Moving up to newer 45 RPM reissues, those audiophile commodities took another leap up. At times it was so good as to generate "you could be there" credibility. Big, weighty, round images—listening became intensely visual with this source material, as your mind's eye watched the interplay of the images on the soundstage. My attention did not waver and I was in audiophile heaven.
Ah, but not quite. My panel-mate George nearly had a seizure when "Cannonball" Adderley began his solo on the first cut of Somethin' Else (Analogue Productions 45 RPM reissue of Blue Note 1595). "That does not sound like a saxophone. The fat tone is there, but where is the texture and the air, the evidence of Cannonball's breath in the mouthpiece?" He's right—there wasn't any texture, it was all smoothed over.
O happy day! This meant the H-3000V passed the footprint test with flying colors! The H-3000V often surprised me by revealing LP issues I didn't know about. As is often the case, this was initially annoying: soon, it morphed into admiration of the H-3000V's honesty.
The Allnic has adjustable gain, loading and selectable RIAA curves. To adjust RIAA, four switches must be changed—there are ten different combinations of roll-off and turnover settings. Nice. But the location of these controls is problematic: all are located on top of the chassis, facing up. To change them I would need to pull the unit out of the shelf. As a result, I did most of my listening at the setting marked for normal RIAA. (This is not a bad place to be fixed at: According to the manual, "the RIAA standard should be used for most records."
The last time I had a phono stage with adjustable RIAA in for review, the selector switch was on the front panel (the MONK); the time before that they were accessible via the remote control (the AMR-PH77). I was informed Allnic tried remote operation for RIAA adjustment and rejected it. They felt it caused too much sonic degradation.
The H-3000V sounded best with audiophile reissues. Not sure what that implies, but I thought it worth mentioning. On second thought, it's probably related to my not compensating RIAA for Golden Age recordings.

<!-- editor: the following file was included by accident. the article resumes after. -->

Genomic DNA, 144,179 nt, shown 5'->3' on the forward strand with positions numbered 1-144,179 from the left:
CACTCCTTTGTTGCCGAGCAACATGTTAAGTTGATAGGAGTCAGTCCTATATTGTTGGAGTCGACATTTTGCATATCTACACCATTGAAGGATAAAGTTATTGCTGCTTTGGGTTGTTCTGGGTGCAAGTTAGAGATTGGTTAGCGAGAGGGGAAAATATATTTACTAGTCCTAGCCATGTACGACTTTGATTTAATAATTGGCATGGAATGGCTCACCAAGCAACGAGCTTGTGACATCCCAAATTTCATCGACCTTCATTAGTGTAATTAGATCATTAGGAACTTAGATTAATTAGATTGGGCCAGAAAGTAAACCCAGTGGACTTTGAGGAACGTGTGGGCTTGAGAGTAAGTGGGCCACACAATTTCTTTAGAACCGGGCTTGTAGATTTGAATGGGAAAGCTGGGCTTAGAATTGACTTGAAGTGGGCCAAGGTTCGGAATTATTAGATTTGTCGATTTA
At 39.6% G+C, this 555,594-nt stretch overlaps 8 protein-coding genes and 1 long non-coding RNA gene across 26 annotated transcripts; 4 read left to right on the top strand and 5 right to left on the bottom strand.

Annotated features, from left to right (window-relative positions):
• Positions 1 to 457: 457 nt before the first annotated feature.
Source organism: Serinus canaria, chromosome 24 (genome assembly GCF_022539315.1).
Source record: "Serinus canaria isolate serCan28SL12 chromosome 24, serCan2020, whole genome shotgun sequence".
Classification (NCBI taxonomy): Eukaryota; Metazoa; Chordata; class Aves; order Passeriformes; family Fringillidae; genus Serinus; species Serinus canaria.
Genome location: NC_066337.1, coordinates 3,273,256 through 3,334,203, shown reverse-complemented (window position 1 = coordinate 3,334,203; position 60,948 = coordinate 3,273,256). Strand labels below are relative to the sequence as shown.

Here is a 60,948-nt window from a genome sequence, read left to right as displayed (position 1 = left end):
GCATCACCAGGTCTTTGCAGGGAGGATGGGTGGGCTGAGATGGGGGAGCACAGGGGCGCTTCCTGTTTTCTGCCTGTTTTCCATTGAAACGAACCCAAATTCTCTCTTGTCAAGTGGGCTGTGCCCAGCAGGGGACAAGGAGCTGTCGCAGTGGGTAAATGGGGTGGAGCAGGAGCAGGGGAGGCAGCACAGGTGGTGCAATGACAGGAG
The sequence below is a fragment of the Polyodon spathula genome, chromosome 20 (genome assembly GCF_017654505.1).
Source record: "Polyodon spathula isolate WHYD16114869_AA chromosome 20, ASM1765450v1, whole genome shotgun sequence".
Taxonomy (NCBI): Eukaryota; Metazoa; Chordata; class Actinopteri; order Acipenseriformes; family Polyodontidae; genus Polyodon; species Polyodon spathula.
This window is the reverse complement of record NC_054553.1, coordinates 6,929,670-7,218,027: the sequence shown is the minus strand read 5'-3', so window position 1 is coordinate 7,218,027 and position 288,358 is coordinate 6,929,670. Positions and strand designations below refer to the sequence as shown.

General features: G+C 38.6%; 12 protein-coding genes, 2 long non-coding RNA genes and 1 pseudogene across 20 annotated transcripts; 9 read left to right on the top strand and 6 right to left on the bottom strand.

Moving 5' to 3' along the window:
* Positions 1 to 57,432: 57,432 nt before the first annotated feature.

There's a lot of metal and wire in the unit—consequently, burn-in needs to be reckoned with. Log at least 100 hours before attempting any assessment. The importer informs you'll be hearing changes up through 300-400 hours. Not about to wear out my $5K cartridge, I made good use of the Granite Audio MC Phono Burn-In CD (new one with a MC burn-in track). It's well worth the $50 given what you save in cartridge wear.
Power conditioning is not recommended and may even be deleterious. Plug the H-3000V straight into the wall. Splendid results were achieved with both Kubala-Sosna Elation! and the new Dynamic Design THB Nebula power cords. Signal wires were Elation! XLR interconnects and Emotion phono cable.
The main chassis comes with eight carefully selected NOS tubes—leave these alone, you can't improve on them. One thing quickly became clear in my discussions with the importer: these guys know their way around tubes better than anybody. Besides, these are uncommon—you won't find much tube rolling info on these valves. The E810F tubes should last 10,000 hours; the 7233 and 6485 at least 3,000 hours. (Replacement tube kits are available from the importer. They are not cheap: a complete set costs $500.)
The rectifier tube in the external power supply chassis is another story and is fair game. Rolling this valve can have a bigger impact than swapping power cords or interconnects. The supplied tube is a current production 5AR4, usually from Sovtek, JJ or Shuguang. The importer recommends an NOS RCA 5U4G for its speed and dynamics; alternately, he suggests an NOS Mullard 5AR4. I tried both.
The RCA 5U4G